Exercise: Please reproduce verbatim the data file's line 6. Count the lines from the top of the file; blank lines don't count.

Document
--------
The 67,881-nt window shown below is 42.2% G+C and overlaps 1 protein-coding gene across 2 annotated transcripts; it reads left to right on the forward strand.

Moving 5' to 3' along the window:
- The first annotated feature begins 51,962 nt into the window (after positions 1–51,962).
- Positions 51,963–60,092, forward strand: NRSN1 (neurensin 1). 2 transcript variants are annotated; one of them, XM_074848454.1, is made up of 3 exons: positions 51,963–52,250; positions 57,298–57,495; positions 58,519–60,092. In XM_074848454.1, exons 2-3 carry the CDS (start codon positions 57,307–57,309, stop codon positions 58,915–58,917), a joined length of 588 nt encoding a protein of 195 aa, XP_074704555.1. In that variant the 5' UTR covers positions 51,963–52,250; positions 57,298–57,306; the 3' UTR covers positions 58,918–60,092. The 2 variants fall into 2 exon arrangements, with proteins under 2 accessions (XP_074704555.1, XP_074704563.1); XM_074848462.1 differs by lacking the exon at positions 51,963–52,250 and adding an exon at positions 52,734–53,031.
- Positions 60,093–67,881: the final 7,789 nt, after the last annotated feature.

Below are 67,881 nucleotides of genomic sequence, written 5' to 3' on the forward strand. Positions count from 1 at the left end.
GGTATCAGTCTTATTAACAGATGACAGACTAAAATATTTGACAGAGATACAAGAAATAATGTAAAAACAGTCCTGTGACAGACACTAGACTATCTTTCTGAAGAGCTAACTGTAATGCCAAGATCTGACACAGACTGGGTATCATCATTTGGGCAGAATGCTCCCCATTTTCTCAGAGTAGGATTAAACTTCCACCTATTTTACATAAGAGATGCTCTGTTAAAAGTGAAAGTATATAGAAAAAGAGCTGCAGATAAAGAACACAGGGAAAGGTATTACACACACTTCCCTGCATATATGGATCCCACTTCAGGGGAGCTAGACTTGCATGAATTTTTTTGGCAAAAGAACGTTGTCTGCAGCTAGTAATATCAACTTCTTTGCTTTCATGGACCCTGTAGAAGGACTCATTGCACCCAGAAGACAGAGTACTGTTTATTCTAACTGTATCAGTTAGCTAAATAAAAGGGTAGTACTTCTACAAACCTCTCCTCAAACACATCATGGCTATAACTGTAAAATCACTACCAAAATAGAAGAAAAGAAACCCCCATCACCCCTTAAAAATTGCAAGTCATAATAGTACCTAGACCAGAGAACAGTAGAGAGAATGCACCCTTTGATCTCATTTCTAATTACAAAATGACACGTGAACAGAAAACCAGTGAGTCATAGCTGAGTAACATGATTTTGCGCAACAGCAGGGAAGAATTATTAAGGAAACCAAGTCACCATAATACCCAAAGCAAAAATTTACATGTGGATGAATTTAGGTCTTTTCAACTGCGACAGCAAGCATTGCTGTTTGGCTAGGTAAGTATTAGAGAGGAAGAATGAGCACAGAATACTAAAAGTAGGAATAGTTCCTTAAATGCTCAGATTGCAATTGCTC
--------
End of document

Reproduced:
Below are 67,881 nucleotides of genomic sequence, written 5' to 3' on the forward strand. Positions count from 1 at the left end.